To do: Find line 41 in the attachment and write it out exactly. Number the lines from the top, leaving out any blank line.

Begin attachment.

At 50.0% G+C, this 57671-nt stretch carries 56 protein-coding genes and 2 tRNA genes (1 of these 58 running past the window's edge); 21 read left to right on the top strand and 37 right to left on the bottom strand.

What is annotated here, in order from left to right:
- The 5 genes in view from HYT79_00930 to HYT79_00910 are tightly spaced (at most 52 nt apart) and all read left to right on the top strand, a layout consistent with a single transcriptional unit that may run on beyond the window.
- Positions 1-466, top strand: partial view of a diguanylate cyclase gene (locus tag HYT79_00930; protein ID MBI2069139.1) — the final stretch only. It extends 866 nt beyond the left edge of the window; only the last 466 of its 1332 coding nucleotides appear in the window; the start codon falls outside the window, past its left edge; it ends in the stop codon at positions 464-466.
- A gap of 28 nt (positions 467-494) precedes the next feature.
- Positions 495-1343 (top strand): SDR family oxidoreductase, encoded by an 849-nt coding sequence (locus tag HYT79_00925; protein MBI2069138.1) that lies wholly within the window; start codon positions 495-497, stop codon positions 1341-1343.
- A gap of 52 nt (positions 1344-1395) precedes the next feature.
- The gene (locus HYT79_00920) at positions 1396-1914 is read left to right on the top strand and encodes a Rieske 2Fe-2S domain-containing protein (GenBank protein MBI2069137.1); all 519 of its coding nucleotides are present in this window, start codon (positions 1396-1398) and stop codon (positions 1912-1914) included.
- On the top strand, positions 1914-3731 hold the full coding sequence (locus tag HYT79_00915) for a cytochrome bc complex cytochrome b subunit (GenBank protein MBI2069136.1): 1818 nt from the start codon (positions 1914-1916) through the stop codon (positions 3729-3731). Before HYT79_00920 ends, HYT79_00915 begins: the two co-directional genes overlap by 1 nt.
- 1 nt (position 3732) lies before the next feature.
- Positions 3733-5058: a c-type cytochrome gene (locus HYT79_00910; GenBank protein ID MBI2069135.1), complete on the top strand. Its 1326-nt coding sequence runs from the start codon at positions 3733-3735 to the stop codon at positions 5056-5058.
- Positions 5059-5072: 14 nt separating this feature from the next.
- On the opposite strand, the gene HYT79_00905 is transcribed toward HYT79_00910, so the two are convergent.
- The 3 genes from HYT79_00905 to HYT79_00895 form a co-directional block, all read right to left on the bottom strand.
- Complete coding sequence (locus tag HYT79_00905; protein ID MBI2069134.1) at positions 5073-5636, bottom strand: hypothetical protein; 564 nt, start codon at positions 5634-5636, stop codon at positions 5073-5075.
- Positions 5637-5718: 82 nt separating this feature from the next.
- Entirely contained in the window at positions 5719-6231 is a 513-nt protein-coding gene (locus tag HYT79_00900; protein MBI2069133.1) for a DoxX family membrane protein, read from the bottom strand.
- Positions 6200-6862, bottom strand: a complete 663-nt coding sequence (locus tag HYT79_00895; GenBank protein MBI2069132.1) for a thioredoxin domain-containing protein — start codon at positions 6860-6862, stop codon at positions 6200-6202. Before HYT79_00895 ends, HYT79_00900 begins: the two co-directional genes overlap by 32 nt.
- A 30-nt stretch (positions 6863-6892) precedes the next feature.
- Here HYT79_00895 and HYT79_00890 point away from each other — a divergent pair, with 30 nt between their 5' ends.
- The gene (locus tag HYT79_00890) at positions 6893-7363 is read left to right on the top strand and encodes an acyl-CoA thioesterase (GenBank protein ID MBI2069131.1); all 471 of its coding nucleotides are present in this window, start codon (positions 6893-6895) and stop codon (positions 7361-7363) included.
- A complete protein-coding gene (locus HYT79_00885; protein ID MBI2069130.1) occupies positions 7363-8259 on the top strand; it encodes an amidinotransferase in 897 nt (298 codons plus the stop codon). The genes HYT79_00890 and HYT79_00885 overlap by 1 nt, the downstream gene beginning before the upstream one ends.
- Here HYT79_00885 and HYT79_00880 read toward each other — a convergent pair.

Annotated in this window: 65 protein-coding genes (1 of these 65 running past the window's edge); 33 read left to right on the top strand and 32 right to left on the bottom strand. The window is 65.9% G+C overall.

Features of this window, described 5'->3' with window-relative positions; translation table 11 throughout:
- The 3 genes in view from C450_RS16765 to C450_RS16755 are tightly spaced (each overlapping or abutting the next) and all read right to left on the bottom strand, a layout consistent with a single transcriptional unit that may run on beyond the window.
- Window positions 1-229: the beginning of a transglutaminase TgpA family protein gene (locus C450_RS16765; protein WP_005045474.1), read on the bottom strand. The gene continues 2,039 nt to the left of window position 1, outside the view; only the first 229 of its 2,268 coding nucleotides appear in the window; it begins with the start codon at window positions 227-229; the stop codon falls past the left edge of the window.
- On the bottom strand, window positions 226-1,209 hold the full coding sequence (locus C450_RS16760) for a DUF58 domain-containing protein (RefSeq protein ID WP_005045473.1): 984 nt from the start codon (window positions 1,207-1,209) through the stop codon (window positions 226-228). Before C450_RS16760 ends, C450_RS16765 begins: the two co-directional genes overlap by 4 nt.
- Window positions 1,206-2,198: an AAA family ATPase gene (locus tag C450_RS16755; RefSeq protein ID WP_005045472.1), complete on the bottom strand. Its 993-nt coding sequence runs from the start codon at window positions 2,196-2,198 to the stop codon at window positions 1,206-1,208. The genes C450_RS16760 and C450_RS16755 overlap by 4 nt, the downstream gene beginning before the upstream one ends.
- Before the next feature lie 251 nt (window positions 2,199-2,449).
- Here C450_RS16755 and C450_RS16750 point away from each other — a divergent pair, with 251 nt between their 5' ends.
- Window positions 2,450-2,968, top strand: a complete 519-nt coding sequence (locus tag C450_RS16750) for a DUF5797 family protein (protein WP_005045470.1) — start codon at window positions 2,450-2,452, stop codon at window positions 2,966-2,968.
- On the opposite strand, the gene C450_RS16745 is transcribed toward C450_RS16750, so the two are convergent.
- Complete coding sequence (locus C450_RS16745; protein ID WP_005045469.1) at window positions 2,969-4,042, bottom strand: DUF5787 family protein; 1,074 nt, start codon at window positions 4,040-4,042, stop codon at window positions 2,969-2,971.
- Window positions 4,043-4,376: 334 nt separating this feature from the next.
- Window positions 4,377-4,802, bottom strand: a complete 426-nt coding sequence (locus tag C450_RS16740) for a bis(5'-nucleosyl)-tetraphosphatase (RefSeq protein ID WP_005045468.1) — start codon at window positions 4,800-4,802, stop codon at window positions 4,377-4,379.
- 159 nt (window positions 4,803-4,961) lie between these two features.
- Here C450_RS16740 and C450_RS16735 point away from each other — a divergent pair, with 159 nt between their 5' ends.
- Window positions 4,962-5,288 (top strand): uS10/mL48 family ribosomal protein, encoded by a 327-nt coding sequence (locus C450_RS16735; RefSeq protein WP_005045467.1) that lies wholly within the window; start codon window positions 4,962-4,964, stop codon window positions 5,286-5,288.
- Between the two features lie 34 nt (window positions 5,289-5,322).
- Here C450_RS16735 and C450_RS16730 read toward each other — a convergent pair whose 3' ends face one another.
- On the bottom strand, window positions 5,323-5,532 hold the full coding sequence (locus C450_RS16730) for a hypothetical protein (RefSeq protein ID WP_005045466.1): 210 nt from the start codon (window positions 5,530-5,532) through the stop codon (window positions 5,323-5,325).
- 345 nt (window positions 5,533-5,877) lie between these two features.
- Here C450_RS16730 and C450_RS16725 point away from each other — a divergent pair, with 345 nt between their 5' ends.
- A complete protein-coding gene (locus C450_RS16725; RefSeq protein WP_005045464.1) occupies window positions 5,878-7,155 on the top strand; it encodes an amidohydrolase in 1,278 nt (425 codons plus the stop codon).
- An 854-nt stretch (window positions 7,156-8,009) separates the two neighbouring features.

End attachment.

- Here C450_RS16735 and C450_RS16730 read toward each other — a convergent pair whose 3' ends face one another.